Following up on an executive order passed by President Donald J. Trump in August, the Centers for Disease Control and Prevention announced a halt in evictions until the end of the year. The measure, in part an attempt to slow the spread of COVID-19, may help tens of millions of Americans avoid eviction this year.
So what does this moratorium do, and perhaps more importantly what doesn’t it do? And will this be the final relief measure for renters, or is more aid coming? Here’s what to know.
Trump and the CDC Halt Evictions
On September 2nd, CDC Director Dr. Robert Redfield ordered a freeze on residential evictions to limit the spread of coronavirus. The CDC is concerned that evictions could force people into cramped quarters or homelessness.
The measure comes in time to aid millions of renters struggling to make ends meet during the coronavirus. The CARES Act enacted an eviction moratorium through July 31st, but that ended without a new relief bill in place. Another federal eviction moratorium protecting renters in homes with mortgages backed by Fannie Mae and Freddie Mac expired on August 31st. Trump passed an order in August requesting that the CDC investigate and consider the need for an eviction freeze, and the organization came back with a sweeping response.
As a result, a widespread halt on evictions is in place, but only certain renters qualify.
Who Is Protected From Eviction?
Renters that meet the following conditions cannot be evicted under the government’s latest order:
- Must be suffering from a significant loss of household income, or have medical bills costing more than 7.5 percent of your income
- Cannot expect to earn more than $99,000 in 2020
- Making any and all efforts to get government aid and make partial, timely rent payments
- Eviction would lead to homelessness, or you would be forced to move into a living situation with others where you may be at risk for coronavirus
The CDC has a template testimonial for renters requesting eviction relief at the bottom of its order posted online. Any renter who presents a declaration of hardship to his or her landlord should be protected from eviction. You should also keep a copy for yourself and proof that your landlord has a copy, in case there’s any challenge to your claim. Should a landlord dispute someone’s hardship claims and move forward with eviction, the case will probably end up in housing court.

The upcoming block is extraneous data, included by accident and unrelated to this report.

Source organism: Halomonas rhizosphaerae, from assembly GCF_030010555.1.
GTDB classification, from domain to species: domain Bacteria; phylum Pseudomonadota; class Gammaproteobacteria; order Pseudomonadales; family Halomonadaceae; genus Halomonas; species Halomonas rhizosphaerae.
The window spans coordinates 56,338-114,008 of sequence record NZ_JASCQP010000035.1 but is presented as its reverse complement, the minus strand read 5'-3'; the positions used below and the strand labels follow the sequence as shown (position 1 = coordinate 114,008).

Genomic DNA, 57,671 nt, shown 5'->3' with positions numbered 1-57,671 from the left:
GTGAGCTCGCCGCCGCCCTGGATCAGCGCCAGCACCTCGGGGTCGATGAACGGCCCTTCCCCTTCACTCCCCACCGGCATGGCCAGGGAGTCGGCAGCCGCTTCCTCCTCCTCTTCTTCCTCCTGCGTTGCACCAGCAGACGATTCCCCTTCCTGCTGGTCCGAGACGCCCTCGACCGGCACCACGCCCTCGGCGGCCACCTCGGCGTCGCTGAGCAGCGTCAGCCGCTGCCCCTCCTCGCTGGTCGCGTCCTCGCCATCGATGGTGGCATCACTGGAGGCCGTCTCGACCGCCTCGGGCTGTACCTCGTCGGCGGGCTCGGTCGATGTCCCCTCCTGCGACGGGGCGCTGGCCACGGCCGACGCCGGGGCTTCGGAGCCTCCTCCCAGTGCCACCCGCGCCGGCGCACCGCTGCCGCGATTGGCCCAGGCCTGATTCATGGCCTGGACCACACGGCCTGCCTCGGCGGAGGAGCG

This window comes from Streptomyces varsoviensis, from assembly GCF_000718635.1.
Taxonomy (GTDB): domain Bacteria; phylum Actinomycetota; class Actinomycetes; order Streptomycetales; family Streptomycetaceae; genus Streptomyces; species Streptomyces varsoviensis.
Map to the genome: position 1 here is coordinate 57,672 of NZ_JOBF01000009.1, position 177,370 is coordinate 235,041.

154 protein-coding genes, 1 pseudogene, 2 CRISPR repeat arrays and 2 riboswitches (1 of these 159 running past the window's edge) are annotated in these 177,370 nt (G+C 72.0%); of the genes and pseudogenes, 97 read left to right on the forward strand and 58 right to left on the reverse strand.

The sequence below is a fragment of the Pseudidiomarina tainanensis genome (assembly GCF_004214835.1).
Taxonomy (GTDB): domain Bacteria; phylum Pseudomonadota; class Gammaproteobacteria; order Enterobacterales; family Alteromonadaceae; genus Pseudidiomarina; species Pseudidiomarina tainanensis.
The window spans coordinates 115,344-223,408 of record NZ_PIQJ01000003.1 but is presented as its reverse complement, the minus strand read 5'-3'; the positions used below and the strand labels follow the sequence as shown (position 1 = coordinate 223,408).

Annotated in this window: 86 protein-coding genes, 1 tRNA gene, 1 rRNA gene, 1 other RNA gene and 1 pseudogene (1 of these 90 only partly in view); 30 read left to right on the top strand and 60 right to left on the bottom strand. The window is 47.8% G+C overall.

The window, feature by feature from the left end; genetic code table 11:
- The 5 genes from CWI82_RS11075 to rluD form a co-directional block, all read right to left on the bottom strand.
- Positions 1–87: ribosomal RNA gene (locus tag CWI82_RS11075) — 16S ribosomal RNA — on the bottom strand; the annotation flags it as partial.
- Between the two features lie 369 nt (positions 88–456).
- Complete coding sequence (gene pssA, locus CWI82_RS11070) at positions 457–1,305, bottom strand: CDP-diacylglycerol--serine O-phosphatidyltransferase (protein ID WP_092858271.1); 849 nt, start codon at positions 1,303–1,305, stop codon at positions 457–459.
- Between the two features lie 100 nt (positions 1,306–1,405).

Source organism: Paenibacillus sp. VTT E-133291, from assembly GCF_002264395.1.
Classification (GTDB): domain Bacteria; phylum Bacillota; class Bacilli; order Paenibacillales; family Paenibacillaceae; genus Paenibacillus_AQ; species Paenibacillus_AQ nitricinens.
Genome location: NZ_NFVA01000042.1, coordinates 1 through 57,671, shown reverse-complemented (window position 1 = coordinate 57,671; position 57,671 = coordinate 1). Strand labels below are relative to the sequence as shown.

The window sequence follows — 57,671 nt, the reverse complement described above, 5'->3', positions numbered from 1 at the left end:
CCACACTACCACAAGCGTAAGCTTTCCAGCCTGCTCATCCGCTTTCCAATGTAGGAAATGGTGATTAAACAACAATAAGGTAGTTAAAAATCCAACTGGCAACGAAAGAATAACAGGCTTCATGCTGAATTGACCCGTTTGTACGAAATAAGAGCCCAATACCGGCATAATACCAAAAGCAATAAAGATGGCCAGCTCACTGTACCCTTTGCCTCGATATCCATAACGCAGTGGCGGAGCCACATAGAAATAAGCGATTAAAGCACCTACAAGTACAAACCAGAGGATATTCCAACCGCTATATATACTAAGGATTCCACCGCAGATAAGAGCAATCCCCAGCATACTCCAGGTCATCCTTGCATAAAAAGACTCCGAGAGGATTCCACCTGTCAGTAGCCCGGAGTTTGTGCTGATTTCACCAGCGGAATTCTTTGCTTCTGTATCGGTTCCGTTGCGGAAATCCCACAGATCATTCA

It’s worth noting that the order states that any falsified testimonies could be punished as perjury, so renters should only provide the exact information needed unless asked otherwise.
Is This Enough?
The measure is obviously a step forward and could protect millions of renters from losing their homes. Advocates for landlords and tenants both raised concerns with the measure, however.
“While an eviction moratorium is an essential step, it is a half-measure that extends a financial cliff for renters to fall off of when the moratorium expires and back rent is owed,” Diane Yentel, President and CEO of the National Low Income Housing Coalition President and CEO Diane Yentel told U.S. News.
Not only is the measure restrictive as to which renters it aids, but it’s also still just a temporary measure. Landlords still need to get their payments eventually, and without rent and mortgage cancelations, renters may still be on the hook in January for months worth of rent. Click To Tweet
Ultimately, this is not the last we’ll hear of evictions. While this measure was critical and life-saving, more needs to be done to protect both renters and landlords. Otherwise, the moratorium freeze may merely kick the eviction crisis to next year without a concrete solution.